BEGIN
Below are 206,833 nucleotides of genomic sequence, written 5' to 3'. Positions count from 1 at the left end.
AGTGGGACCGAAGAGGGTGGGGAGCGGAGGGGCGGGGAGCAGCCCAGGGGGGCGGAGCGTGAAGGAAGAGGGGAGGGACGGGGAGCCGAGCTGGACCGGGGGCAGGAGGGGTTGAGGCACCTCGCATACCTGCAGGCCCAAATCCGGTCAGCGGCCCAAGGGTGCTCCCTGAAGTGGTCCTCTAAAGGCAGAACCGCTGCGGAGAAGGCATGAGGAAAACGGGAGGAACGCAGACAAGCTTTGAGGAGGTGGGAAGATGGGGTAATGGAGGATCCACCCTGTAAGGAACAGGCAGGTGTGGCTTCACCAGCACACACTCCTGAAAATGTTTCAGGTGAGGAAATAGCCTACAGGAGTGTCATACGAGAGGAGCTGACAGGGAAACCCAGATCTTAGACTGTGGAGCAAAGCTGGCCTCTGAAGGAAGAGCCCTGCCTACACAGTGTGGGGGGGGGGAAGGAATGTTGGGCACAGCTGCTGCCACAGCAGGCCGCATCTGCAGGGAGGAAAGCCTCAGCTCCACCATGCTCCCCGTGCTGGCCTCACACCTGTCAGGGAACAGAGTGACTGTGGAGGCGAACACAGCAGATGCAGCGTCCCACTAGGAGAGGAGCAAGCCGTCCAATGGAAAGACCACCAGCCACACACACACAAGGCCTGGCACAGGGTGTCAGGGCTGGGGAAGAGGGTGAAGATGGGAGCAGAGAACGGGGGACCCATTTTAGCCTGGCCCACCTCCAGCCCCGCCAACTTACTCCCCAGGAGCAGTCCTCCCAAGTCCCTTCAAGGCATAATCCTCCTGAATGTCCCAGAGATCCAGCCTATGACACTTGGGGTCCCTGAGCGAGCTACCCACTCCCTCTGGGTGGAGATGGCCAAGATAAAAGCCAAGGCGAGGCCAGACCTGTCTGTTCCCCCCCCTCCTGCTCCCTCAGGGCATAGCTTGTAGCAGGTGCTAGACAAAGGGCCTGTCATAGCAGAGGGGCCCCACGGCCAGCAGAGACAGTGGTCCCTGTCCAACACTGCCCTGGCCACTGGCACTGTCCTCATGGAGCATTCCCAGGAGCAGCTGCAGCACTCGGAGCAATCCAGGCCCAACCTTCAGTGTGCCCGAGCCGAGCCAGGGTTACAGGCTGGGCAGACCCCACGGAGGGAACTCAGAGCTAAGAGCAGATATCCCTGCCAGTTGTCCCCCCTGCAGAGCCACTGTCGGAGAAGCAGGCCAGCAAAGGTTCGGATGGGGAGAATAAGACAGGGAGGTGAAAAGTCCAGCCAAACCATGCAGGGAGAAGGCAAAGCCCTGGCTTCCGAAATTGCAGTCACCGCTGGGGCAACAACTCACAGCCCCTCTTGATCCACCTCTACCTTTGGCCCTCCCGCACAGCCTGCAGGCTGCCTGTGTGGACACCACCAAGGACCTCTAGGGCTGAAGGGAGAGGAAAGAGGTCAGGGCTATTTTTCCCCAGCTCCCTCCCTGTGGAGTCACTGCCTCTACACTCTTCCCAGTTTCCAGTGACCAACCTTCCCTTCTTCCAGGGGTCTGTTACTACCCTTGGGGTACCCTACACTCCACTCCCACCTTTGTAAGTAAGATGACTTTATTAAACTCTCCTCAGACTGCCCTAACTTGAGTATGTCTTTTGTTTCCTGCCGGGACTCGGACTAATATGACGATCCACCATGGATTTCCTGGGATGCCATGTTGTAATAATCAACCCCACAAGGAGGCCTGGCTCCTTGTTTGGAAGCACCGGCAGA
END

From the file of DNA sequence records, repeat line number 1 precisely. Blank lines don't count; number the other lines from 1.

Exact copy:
Below are 206,833 nucleotides of genomic sequence, written 5' to 3'. Positions count from 1 at the left end.